The denials – and the waterworks – began. I asked her to let me finish.

I understand that you are saying that you didn’t plagiarize these poems,  but that doesn’t change the fact that it is, unfortunately, simply not your work. You can see the 1999 newsletter right here.

She looked at the date, flipped through it, found “her” poem, threw the newsletter back onto her desk. All the time she is crying that she doesn’t understand, that she didn’t do it, that her cousin helped her write it (oh, really?), that her mom really did help her put it on the internet, that she has written lots of poems…

Lucy, I don’t doubt that you write poems. I don’t doubt that you are a beautiful writer. I am not even going to say that you did this on purpose, because sometimes people plagiarize on accident. We memorize something and don’t know it, for example. Or maybe your cousin plagiarized it and you didn’t realize.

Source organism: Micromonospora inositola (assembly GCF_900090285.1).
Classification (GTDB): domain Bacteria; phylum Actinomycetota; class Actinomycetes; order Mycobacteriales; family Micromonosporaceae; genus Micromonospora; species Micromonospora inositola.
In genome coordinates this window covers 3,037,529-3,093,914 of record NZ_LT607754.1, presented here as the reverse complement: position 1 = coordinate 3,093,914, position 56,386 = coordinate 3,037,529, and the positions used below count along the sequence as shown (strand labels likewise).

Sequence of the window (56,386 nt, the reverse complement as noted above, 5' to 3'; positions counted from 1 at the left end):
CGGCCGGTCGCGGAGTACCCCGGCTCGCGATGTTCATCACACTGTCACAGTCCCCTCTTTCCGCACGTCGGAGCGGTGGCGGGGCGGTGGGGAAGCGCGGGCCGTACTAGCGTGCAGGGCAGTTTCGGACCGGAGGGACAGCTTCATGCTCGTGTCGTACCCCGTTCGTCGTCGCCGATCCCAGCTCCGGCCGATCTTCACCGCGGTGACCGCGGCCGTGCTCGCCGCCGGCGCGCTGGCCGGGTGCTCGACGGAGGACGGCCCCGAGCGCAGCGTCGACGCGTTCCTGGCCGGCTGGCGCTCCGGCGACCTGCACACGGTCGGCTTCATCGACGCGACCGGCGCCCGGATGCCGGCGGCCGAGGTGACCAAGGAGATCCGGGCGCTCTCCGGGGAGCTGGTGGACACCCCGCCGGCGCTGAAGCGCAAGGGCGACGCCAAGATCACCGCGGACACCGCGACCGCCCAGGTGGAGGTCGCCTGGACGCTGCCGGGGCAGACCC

Lucy was really fighting the tears, and frankly I’m surprised that she held onto them this well. She’s a big weeper, and this is a Big Upset.

Now Lucy, you’re not in trouble. This isn’t an assignment. In fact, I spent a long time trying to decide if I wanted to say anything to you or not, because I knew how much it would upset you. In the end, though, I had to say something because I care very much about you and don’t want anything bad to happen to you. I need to you listen to me for a few minutes, okay?

I had to repeat that last sentence about a dozen times in order to stem her flow of denials and protests.